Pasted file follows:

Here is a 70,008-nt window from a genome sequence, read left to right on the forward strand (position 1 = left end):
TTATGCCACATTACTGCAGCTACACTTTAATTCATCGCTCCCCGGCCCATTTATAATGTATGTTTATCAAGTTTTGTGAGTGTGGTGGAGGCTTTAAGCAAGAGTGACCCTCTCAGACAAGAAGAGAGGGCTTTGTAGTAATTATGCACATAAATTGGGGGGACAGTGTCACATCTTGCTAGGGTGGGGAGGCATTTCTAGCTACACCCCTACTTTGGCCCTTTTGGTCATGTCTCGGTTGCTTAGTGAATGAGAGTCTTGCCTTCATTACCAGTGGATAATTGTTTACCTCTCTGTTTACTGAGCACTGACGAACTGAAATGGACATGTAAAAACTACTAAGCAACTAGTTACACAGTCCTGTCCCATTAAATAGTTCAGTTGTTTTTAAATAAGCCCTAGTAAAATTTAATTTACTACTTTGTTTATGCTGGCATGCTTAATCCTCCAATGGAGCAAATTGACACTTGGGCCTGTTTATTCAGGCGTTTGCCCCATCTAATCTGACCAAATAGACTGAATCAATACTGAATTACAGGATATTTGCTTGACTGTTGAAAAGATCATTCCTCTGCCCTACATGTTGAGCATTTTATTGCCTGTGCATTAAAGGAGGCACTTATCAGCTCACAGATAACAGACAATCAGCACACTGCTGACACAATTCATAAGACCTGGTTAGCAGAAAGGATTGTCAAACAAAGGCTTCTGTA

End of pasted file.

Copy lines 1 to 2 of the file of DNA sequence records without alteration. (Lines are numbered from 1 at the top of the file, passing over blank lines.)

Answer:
Here is a 70,008-nt window from a genome sequence, read left to right on the forward strand (position 1 = left end):
TTATGCCACATTACTGCAGCTACACTTTAATTCATCGCTCCCCGGCCCATTTATAATGTATGTTTATCAAGTTTTGTGAGTGTGGTGGAGGCTTTAAGCAAGAGTGACCCTCTCAGACAAGAAGAGAGGGCTTTGTAGTAATTATGCACATAAATTGGGGGGACAGTGTCACATCTTGCTAGGGTGGGGAGGCATTTCTAGCTACACCCCTACTTTGGCCCTTTTGGTCATGTCTCGGTTGCTTAGTGAATGAGAGTCTTGCCTTCATTACCAGTGGATAATTGTTTACCTCTCTGTTTACTGAGCACTGACGAACTGAAATGGACATGTAAAAACTACTAAGCAACTAGTTACACAGTCCTGTCCCATTAAATAGTTCAGTTGTTTTTAAATAAGCCCTAGTAAAATTTAATTTACTACTTTGTTTATGCTGGCATGCTTAATCCTCCAATGGAGCAAATTGACACTTGGGCCTGTTTATTCAGGCGTTTGCCCCATCTAATCTGACCAAATAGACTGAATCAATACTGAATTACAGGATATTTGCTTGACTGTTGAAAAGATCATTCCTCTGCCCTACATGTTGAGCATTTTATTGCCTGTGCATTAAAGGAGGCACTTATCAGCTCACAGATAACAGACAATCAGCACACTGCTGACACAATTCATAAGACCTGGTTAGCAGAAAGGATTGTCAAACAAAGGCTTCTGTA